> Exactly. One reason we academics tend to favor LaTeX and Postscript is
> that these were the first useful formats for digital communication of
> paper - they really helped spread information widely (witness
> xxx.lanl.gov). The problem is of course that all the new users want
> everything in PDF instead, but we have better things to do than
> converting file formats. Of course we *should* do it, but it is hard
> to get the time and interest.
> Another possibility is latex2html, of course.
The writers of papers shouldn't deal with formats. It is those who put the papers on the Web--presumably librarians or the cyber equivalent--who are responsible for putting it there in a format that normal people can use. You and I can handle GhostScript; the rest of the world uses Acrobat, and putting the files in PDF format is not a big deal (and would be even less of a big deal without the impediment of Adobe's copyrights...)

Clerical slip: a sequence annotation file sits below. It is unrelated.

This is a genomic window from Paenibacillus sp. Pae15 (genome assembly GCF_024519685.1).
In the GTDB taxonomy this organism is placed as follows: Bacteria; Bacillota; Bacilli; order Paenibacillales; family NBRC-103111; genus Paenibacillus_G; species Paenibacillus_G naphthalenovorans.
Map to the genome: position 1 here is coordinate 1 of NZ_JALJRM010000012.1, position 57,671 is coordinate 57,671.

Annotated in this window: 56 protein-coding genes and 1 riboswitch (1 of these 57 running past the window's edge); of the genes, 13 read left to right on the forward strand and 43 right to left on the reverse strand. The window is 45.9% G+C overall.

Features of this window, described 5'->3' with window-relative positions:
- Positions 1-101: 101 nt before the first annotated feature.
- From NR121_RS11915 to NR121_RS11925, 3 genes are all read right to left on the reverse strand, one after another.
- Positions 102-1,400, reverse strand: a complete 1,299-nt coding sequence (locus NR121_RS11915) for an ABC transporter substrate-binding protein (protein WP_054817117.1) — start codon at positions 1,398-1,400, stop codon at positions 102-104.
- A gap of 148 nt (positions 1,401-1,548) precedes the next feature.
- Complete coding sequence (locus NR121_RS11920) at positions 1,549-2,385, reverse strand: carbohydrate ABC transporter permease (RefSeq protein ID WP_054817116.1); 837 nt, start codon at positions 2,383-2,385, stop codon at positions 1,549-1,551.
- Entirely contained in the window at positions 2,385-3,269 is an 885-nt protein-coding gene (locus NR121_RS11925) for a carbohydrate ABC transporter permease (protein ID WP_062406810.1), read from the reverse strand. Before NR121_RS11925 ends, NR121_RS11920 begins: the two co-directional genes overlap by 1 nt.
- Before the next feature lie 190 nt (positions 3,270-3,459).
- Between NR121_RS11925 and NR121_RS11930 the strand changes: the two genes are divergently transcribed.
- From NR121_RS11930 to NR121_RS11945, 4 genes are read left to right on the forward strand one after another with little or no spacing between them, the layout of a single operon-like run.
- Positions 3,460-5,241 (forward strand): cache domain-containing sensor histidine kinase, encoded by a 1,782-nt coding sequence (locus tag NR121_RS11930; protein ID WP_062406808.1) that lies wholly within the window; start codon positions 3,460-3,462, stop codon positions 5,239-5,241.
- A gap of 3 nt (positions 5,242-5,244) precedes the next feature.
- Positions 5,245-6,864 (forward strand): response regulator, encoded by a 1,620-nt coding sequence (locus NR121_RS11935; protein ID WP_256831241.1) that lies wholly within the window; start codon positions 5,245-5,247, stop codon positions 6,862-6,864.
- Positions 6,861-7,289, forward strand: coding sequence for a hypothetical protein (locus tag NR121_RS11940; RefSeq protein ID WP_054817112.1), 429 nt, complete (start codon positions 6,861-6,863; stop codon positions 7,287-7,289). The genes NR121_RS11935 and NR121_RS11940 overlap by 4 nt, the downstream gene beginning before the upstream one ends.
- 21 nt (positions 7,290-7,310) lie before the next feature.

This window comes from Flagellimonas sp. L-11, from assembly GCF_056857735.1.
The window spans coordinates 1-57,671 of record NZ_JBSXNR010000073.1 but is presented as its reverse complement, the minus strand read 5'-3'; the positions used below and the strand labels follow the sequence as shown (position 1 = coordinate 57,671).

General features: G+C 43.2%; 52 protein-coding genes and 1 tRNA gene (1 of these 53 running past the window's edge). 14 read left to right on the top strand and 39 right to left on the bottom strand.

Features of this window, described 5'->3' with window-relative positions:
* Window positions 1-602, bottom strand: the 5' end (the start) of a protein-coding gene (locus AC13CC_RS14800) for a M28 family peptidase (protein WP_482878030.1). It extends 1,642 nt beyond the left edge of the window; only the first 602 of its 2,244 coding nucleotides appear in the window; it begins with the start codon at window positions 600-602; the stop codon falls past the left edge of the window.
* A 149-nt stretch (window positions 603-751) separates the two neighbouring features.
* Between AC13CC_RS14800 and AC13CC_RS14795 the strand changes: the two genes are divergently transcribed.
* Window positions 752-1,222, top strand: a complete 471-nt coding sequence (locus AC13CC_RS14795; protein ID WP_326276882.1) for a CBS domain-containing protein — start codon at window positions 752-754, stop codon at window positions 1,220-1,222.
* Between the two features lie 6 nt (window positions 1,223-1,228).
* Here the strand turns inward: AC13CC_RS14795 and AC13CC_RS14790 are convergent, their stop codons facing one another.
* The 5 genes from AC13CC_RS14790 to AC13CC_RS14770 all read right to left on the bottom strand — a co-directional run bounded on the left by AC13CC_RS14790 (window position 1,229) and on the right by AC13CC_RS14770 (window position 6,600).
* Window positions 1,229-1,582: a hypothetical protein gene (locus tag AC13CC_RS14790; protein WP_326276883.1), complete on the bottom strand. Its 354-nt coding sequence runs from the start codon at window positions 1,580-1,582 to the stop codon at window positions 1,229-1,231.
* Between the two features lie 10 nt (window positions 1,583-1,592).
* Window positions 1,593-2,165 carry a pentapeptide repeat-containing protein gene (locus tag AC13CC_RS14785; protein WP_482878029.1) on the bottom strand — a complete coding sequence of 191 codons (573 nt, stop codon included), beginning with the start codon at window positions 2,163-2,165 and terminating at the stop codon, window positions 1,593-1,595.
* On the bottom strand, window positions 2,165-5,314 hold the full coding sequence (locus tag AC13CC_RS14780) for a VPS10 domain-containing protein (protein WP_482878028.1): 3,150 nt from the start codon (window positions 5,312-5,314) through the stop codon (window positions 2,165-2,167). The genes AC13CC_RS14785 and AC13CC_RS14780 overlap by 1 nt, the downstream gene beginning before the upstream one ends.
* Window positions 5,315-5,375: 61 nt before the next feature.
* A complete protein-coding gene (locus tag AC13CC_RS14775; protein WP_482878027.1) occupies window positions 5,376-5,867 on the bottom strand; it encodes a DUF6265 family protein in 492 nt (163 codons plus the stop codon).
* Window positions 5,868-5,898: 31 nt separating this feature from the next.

-- Lee Daniel Crocker <firstname.lastname@example.org> <http://www.piclab.com/lcrocker.html> "All inventions or works of authorship original to me, herein and past, are placed irrevocably in the public domain, and may be used or modified for any purpose, without permission, attribution, or notification."--LDC